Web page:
Alan Made the Greatest Political Sacrifice for Akufo-Addo – Aide

In a recent statement on Opemsuo Radio’s Nkwantannanso with Kofi Boakye on October 2, Nana Yaw Sarpong, the Personal Assistant to Alan Kyerematen, the former presidential aspirant of the New Patriotic Party (NPP), highlighted the significant political sacrifice made by Alan in 2007 for the benefit of the party and national unity.

According to the assistant, this sacrifice goes down in the annals of NPP history and Ghanaian politics as one of the greatest. Alan had the opportunity to contest in the second round of elections, where he could have emerged victorious. He was notably popular among the electorate during that period.

“This goes down in the history of the NPP and Ghanaian politics as the greatest political sacrifice, considering that he had an opportunity to win during the second round.”

“He could have even won the 2008 election because at that time, he was immensely popular in our households. Who didn’t know Alan Cash?”

However, the assistant explained that his decision to step aside and support Nana Addo Dankwa Akufo-Addo was based on the prevailing dynamics and the political climate within the party.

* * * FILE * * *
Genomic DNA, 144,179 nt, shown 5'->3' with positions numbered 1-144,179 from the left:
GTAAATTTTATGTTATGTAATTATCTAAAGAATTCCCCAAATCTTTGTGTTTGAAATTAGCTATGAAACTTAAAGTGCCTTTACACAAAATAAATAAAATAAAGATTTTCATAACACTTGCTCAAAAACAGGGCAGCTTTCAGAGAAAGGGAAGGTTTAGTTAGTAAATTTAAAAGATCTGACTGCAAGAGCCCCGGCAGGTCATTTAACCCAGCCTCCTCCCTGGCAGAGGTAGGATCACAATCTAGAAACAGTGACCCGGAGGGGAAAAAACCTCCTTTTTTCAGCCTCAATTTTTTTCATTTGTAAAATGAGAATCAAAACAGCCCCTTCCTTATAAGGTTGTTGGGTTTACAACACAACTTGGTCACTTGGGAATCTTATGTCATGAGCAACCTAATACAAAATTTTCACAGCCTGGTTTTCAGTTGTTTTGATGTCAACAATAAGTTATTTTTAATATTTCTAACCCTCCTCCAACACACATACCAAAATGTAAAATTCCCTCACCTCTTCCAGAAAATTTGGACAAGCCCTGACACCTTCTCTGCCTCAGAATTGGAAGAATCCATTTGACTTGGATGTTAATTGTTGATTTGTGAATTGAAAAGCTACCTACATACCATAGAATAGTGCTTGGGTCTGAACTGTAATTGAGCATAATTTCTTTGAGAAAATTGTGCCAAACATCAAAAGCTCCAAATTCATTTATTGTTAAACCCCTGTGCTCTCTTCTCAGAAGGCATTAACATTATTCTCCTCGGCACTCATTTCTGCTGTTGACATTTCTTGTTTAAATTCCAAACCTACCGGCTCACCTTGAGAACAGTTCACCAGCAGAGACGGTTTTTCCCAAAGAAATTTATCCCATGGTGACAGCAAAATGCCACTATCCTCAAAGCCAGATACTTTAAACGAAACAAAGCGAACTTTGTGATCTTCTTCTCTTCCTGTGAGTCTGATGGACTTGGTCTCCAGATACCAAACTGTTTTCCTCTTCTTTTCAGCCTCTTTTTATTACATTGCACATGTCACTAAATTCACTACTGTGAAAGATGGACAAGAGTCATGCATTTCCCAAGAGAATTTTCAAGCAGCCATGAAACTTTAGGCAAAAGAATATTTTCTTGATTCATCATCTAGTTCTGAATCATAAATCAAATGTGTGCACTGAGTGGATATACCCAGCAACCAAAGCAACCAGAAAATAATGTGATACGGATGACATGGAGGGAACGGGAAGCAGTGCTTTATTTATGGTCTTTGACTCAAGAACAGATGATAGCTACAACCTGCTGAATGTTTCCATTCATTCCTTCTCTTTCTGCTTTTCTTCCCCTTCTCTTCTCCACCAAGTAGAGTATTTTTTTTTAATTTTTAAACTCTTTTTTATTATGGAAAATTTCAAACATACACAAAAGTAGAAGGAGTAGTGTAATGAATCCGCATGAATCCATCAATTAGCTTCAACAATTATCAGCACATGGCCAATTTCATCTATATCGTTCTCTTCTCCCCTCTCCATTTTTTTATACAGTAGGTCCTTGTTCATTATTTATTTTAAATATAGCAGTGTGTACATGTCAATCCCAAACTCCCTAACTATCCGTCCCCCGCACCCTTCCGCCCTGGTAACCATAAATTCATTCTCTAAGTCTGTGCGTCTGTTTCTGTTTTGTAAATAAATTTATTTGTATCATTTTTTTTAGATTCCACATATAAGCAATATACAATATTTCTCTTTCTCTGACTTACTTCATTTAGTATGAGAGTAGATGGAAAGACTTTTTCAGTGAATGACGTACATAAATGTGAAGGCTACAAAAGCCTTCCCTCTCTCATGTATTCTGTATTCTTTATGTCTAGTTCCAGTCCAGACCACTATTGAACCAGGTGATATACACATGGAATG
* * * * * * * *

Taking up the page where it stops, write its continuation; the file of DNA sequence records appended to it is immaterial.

Going to a second round could have potentially divided the NPP. In the interest of party unity and the welfare of Ghana, he chose to concede.

“If he had gone to the second round, he would have won, and his victory would have divided the party. For the sake of the party, unity, and the well-being of Ghana, he decided to concede.”

The assistant emphasized that Alan was not solely focused on the present but was looking toward the future. This decision ultimately paved the way for Akufo-Addo’s presidency and contributed to party cohesion.

Alan announced his defection from the NPP after 31 years of membership to contest independently for the country’s Presidential election in 2024. He raised concerns about intimidation of his supporters, “controversial and contentious” decisions by the leadership of the NPP and accused some leaders of hijacking the party.


Story by Adwoa S. Danso

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